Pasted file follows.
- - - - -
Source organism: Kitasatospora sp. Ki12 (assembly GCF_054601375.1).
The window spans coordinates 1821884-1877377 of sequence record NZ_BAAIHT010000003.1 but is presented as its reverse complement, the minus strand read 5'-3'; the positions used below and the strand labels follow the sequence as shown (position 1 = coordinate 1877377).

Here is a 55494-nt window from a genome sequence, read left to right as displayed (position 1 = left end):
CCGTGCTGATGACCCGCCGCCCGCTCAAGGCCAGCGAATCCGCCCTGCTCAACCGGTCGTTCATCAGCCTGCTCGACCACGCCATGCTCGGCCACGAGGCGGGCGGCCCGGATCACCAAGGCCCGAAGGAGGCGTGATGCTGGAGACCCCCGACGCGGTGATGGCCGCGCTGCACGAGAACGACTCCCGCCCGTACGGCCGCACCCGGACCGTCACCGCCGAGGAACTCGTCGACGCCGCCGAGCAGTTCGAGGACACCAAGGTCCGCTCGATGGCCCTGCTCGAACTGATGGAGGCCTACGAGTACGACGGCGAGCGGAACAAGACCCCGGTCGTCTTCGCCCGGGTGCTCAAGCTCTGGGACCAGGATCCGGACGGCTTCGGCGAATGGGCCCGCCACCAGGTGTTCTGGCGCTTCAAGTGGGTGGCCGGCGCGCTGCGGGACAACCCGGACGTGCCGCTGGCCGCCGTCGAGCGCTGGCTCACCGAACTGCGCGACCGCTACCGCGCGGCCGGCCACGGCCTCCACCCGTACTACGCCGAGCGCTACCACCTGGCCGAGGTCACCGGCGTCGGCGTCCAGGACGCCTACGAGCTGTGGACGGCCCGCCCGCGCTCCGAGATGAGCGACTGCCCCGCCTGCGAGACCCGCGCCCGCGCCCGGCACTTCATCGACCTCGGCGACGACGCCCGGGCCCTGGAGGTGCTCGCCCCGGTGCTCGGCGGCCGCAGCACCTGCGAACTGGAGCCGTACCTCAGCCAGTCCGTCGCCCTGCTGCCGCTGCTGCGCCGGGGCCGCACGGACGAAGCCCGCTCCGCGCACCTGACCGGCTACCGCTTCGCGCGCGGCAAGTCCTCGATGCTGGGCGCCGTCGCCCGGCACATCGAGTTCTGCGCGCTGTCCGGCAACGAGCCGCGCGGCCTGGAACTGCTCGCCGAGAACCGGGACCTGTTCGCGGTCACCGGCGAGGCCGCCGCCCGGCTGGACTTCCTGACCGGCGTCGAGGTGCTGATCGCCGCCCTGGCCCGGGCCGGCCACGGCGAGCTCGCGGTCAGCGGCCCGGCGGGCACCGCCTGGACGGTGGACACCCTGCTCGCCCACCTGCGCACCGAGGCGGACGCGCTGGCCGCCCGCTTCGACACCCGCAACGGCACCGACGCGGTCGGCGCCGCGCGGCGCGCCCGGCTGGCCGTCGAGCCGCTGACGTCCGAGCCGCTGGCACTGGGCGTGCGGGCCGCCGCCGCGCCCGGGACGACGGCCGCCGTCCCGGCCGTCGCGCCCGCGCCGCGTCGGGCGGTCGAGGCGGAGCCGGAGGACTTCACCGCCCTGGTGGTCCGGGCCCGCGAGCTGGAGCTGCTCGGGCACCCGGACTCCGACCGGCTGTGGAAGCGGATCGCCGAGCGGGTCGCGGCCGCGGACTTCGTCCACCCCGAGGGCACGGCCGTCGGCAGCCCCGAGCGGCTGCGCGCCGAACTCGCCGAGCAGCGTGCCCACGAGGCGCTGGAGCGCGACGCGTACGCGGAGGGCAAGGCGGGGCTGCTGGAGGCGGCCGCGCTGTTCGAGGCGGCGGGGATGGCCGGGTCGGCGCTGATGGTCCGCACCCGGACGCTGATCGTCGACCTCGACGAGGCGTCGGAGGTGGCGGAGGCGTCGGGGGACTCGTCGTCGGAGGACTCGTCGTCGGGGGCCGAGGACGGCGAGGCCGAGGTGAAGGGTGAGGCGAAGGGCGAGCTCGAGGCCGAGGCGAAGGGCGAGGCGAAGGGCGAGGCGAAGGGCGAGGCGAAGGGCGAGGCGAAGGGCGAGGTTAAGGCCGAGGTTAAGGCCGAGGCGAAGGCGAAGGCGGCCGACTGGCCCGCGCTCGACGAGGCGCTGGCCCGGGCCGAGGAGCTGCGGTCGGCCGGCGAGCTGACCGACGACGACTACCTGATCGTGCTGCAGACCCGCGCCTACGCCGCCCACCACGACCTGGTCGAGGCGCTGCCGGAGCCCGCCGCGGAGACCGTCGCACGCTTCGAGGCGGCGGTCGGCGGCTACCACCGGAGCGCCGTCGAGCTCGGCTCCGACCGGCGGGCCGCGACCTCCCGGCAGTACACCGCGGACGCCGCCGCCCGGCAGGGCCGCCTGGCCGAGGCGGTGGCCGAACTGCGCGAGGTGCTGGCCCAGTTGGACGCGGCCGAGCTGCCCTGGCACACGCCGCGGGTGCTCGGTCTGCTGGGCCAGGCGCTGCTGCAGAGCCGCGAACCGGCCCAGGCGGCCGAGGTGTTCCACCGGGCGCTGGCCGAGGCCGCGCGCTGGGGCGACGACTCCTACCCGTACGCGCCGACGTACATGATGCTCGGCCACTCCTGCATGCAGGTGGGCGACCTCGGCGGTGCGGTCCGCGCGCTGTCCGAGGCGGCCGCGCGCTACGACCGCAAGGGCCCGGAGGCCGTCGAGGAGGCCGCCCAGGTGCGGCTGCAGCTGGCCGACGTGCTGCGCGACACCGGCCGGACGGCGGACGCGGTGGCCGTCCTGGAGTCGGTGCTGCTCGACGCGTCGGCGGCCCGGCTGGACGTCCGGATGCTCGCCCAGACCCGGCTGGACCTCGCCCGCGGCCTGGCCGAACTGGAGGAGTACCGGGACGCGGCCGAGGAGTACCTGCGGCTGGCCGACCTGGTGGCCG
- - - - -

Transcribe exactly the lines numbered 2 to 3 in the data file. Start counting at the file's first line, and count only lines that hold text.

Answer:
The window spans coordinates 1821884-1877377 of sequence record NZ_BAAIHT010000003.1 but is presented as its reverse complement, the minus strand read 5'-3'; the positions used below and the strand labels follow the sequence as shown (position 1 = coordinate 1877377).

Here is a 55494-nt window from a genome sequence, read left to right as displayed (position 1 = left end):